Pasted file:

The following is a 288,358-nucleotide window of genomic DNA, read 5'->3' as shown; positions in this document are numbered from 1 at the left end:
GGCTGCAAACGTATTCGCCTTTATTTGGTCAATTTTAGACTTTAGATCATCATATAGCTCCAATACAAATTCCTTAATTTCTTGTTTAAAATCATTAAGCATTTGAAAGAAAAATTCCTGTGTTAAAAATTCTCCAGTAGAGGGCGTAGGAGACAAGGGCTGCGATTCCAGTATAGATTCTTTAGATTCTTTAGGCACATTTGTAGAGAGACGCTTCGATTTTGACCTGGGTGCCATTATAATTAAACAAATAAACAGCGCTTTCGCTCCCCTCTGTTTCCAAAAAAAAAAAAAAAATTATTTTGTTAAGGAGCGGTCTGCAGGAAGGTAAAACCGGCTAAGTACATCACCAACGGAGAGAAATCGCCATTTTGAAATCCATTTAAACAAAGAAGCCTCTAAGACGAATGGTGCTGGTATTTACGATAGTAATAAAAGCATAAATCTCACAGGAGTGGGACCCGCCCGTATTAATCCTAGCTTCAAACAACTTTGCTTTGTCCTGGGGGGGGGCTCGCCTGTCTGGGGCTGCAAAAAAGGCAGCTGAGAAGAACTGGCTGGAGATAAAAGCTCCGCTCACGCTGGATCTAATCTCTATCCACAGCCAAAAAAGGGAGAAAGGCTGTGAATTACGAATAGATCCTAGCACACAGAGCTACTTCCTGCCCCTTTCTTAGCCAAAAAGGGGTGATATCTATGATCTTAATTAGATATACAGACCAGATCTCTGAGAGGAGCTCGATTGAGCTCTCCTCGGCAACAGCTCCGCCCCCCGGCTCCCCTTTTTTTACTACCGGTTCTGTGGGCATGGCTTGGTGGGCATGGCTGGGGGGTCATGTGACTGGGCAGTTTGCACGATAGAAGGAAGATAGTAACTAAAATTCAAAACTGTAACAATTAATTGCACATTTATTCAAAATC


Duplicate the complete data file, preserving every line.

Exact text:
The following is a 288,358-nucleotide window of genomic DNA, read 5'->3' as shown; positions in this document are numbered from 1 at the left end:
GGCTGCAAACGTATTCGCCTTTATTTGGTCAATTTTAGACTTTAGATCATCATATAGCTCCAATACAAATTCCTTAATTTCTTGTTTAAAATCATTAAGCATTTGAAAGAAAAATTCCTGTGTTAAAAATTCTCCAGTAGAGGGCGTAGGAGACAAGGGCTGCGATTCCAGTATAGATTCTTTAGATTCTTTAGGCACATTTGTAGAGAGACGCTTCGATTTTGACCTGGGTGCCATTATAATTAAACAAATAAACAGCGCTTTCGCTCCCCTCTGTTTCCAAAAAAAAAAAAAAAATTATTTTGTTAAGGAGCGGTCTGCAGGAAGGTAAAACCGGCTAAGTACATCACCAACGGAGAGAAATCGCCATTTTGAAATCCATTTAAACAAAGAAGCCTCTAAGACGAATGGTGCTGGTATTTACGATAGTAATAAAAGCATAAATCTCACAGGAGTGGGACCCGCCCGTATTAATCCTAGCTTCAAACAACTTTGCTTTGTCCTGGGGGGGGGCTCGCCTGTCTGGGGCTGCAAAAAAGGCAGCTGAGAAGAACTGGCTGGAGATAAAAGCTCCGCTCACGCTGGATCTAATCTCTATCCACAGCCAAAAAAGGGAGAAAGGCTGTGAATTACGAATAGATCCTAGCACACAGAGCTACTTCCTGCCCCTTTCTTAGCCAAAAAGGGGTGATATCTATGATCTTAATTAGATATACAGACCAGATCTCTGAGAGGAGCTCGATTGAGCTCTCCTCGGCAACAGCTCCGCCCCCCGGCTCCCCTTTTTTTACTACCGGTTCTGTGGGCATGGCTTGGTGGGCATGGCTGGGGGGTCATGTGACTGGGCAGTTTGCACGATAGAAGGAAGATAGTAACTAAAATTCAAAACTGTAACAATTAATTGCACATTTATTCAAAATC